Die letzten 5 Focus-News des innovations-reports im Überblick:

Im Focus: Novel light sources made of 2D materials

Physicists from the University of Würzburg have designed a light source that emits photon pairs. Two-photon sources are particularly well suited for tap-proof data encryption. The experiment's key ingredients: a semiconductor crystal and some sticky tape.

So-called monolayers are at the heart of the research activities. These "super materials" (as the prestigious science magazine "Nature" puts it) have been...

Im Focus: Etching Microstructures with Lasers

Ultrafast lasers have introduced new possibilities in engraving ultrafine structures, and scientists are now also investigating how to use them to etch microstructures into thin glass. There are possible applications in analytics (lab on a chip) and especially in electronics and the consumer sector, where great interest has been shown.

This new method was born of a surprising phenomenon: irradiating glass in a particular way with an ultrafast laser has the effect of making the glass up to a...

Im Focus: Light-driven atomic rotations excite magnetic waves

Terahertz excitation of selected crystal vibrations leads to an effective magnetic field that drives coherent spin motion

Controlling functional properties by light is one of the grand goals in modern condensed matter physics and materials science. A new study now demonstrates how...

Im Focus: New 3-D wiring technique brings scalable quantum computers closer to reality

Researchers from the Institute for Quantum Computing (IQC) at the University of Waterloo led the development of a new extensible wiring technique capable of controlling superconducting quantum bits, representing a significant step towards to the realization of a scalable quantum computer.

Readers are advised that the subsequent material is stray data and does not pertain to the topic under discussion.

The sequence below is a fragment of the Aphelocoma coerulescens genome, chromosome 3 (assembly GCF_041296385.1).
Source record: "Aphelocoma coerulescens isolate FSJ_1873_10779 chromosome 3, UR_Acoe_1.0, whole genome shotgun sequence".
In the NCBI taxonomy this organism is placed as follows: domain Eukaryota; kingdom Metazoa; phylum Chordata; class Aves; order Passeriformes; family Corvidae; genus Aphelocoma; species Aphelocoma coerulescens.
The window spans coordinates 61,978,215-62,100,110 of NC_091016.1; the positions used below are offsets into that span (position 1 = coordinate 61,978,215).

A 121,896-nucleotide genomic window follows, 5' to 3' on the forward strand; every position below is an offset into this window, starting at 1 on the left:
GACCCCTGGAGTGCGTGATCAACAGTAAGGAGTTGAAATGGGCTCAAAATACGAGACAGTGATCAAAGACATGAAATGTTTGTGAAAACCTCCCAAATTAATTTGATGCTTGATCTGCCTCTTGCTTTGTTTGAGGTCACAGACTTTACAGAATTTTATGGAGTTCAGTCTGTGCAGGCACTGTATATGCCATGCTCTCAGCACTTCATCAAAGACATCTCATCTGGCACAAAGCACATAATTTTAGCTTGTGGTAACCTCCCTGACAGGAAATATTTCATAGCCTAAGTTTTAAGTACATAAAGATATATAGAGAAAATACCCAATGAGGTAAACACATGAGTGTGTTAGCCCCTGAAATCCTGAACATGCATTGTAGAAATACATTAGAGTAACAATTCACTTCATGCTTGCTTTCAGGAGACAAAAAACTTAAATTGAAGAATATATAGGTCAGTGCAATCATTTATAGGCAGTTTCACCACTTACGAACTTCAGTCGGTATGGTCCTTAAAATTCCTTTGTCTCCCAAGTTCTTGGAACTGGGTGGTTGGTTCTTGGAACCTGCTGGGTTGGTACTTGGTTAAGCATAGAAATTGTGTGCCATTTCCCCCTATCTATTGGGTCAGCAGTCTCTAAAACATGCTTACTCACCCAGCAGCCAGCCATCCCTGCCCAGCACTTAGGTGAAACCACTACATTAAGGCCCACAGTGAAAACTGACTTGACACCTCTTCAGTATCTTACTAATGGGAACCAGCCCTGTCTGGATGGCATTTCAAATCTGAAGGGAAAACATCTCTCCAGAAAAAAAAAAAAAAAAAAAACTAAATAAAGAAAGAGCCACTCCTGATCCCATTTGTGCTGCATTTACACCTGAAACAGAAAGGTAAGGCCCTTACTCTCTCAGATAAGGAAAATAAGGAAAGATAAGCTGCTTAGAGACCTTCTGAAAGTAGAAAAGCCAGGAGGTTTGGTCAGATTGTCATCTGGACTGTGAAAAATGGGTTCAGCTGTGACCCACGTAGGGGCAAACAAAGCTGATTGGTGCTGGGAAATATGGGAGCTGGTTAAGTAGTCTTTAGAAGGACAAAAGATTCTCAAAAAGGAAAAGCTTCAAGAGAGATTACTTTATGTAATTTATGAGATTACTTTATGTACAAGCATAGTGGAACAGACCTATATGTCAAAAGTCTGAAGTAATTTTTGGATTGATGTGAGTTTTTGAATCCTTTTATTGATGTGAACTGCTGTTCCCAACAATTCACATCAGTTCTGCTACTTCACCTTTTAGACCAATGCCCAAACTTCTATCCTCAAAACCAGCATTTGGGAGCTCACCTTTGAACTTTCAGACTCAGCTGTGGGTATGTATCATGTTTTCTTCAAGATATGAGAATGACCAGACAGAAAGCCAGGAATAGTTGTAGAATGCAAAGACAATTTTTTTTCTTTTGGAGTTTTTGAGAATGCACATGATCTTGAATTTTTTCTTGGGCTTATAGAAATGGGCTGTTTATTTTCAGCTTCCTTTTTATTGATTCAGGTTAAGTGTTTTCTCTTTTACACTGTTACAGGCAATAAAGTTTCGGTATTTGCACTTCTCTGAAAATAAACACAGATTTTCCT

"The quantum socket is a wiring method that uses three-dimensional wires based on spring-loaded pins to address individual qubits," said Jeremy Béjanin, a PhD...

Im Focus: Scientists develop a semiconductor nanocomposite material that moves in response to light

In a paper in Scientific Reports, a research team at Worcester Polytechnic Institute describes a novel light-activated phenomenon that could become the basis for applications as diverse as microscopic robotic grippers and more efficient solar cells.

A research team at Worcester Polytechnic Institute (WPI) has developed a revolutionary, light-activated semiconductor nanocomposite material that can be used...

All Focus news of the innovation-report >>>



Event News

#IC2S2: When Social Science meets Computer Science - GESIS will host the IC2S2 conference 2017

14.10.2016 | Event News

Agricultural Trade Developments and Potentials in Central Asia and the South Caucasus

14.10.2016 | Event News

World Health Summit – Day Three: A Call to Action

12.10.2016 | Event News

Latest News

Prototype device for measuring graphene-based electromagnetic radiation created

28.10.2016 | Power and Electrical Engineering

Gamma ray camera offers new view on ultra-high energy electrons in plasma

28.10.2016 | Physics and Astronomy

When fat cells change their colour

28.10.2016 | Life Sciences

More VideoLinks >>>